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It’s always a great feeling when you find out that a song you’ve written has been placed on an album set for release. Once this excitement wears off, you could be left wondering… when/how do I get paid? It all depends on the use.

As Part I of a series I’d like to call “Where’s My Money?”, we’re going to talk about the royalties generated from the sale of music on CD, vinyl, cassette (yes, they still exist) and/or digital download format. These are called mechanical royalties.

What is a mechanical?

The term “mechanical” goes back to the early 20th Century, when Congress passed a copyright law that made it so music publishers were paid for the right to mechanically reproduce music compositions onto piano rolls for self-playing pianos. Once this law passed, publishers began issuing “mechanical licenses” to piano manufactures and collecting royalties from these sales.

Though the medium through which music is sold has shifted from piano rolls to vinyl, vinyl to tape, tape to CDs and CDs to digital downloads, we still use the term “mechanical” to describe the sale of music.

How Do Mechanicals Work?

A mechanical royalty is generated whenever a song is sold (via CD, vinyl or digital download). The label responsible for the song’s release collects the revenue, then pays the mechanical royalties to the rights holder of the composition (i.e. the music publisher).

If the song has never been released before, the owner of the composition must give the label consent to its release; this is called the first use clause. Once it is released, anyone can record their version of the song under the compulsory mechanical license granted by law after the release of the first use. However, the terms of a standard mechanical license are much more lenient to the labels than compulsory, and labels only use compulsory in two cases: (1) if the publisher demands it, or (2) if the publisher won’t sign or issue a mechanical license.

The standard mechanical royalty rate in the United States is 9.1 cents per song sold (or 1.75 cents per minute if the song is 5:01 or longer). This royalty is split among the rights holders according to their share of the pie. For example, if you have two writers who are self-published, they each get 4.5 cents per song sold. In this case, if their song was purchased 100,000 times, they will each receive $4,500.

If your song is selected to be on an album, the label will contact you (or your publisher) to license the use of your song. This process will also include submitting proper tax payee forms: in the United States, a W-9 is needed for US citizens/companies; for others, a W-8BEN.

Once the license is signed and payee information is received, they will set you up in their royalties system and you can sit back and wait for your check.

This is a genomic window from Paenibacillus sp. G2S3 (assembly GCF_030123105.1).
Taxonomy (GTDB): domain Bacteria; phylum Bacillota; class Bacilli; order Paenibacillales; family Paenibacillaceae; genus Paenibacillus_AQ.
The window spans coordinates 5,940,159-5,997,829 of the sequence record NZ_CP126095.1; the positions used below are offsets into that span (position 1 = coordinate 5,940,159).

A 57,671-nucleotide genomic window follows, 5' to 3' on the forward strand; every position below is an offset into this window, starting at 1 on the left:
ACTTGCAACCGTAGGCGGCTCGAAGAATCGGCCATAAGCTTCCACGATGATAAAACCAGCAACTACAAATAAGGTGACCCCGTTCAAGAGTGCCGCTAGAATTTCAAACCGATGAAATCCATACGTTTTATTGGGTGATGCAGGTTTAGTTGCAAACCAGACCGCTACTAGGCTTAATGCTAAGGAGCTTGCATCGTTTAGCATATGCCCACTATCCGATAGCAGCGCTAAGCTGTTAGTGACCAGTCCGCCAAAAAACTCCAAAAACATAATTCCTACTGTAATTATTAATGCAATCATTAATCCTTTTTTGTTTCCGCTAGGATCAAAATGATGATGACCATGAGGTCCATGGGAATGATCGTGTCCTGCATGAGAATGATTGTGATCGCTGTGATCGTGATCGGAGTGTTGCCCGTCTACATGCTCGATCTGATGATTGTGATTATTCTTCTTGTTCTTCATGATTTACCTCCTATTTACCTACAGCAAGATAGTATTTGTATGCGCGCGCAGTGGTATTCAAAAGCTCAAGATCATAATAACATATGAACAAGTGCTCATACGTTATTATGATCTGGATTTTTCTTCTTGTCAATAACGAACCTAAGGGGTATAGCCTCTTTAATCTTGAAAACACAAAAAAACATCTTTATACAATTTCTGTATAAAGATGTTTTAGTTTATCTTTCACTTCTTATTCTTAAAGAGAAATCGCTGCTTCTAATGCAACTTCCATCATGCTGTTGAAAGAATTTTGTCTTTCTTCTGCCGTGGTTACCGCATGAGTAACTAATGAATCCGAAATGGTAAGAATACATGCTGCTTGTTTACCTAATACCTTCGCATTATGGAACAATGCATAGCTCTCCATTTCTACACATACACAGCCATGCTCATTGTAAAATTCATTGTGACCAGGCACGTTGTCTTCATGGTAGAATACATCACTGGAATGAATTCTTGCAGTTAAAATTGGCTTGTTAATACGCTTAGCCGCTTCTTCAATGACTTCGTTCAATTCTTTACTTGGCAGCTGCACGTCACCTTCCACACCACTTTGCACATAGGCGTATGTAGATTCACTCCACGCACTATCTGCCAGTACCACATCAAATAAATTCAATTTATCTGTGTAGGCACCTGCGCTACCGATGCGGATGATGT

Where’s My Money?

If you find yourself in the situation where your song was placed on a major record that was released, and you haven’t seen any money from it, don’t fret just yet. Typically royalties are paid out quarterly and checks are issued 45 days after the end of the quarter.

For example, if the album came out in January (1st quarter) and you were all set up in the label’s royalty system, you can expect to see a check sometime around May 15th, since the 1st quarter ended on March 31st.

If the song was released on a major label and no one has contacted you for a license, contact their business affairs department. If it’s a smaller label, call and ask who handles the mechanical royalties. Don’t assume that the label just wants to keep your money; with the 2008 Copyright Royalty Board ruling that labels have to pay late fees to music publishers for late payments, it’s more beneficial to the label to pay you.

Be cordial, but be persistent: you deserve to be paid, but you want to avoid burning any bridges. This industry is too small to act out and expect no repercussions.

Here are some things you can do to make sure you get your money:

1. Register your songs with a Performance Rights Society. This not only allows your work to generate performance royalties, but this is one of the main ways labels locate writers. You can’t get paid if they can’t find you.

2. Complete a split sheet for every song, especially if you have co-writers. This can prevent any split disputes in the future, a scenario in which no one gets paid until all parties agree on who owns what percentage of the song.

3. Respond to inquiries in a timely manner. If I had a dollar for every time a writer who ignored license requests yet got mad because they didn’t get paid, I could buy a whole new wardrobe.

It’s called the music business for a reason: you have to take care of the business part.


Orondé Jenkins is a multidisciplinary artist and media consultant based in Nashville. No Average Journey was born out of his desire to help artists grow in their lives and careers.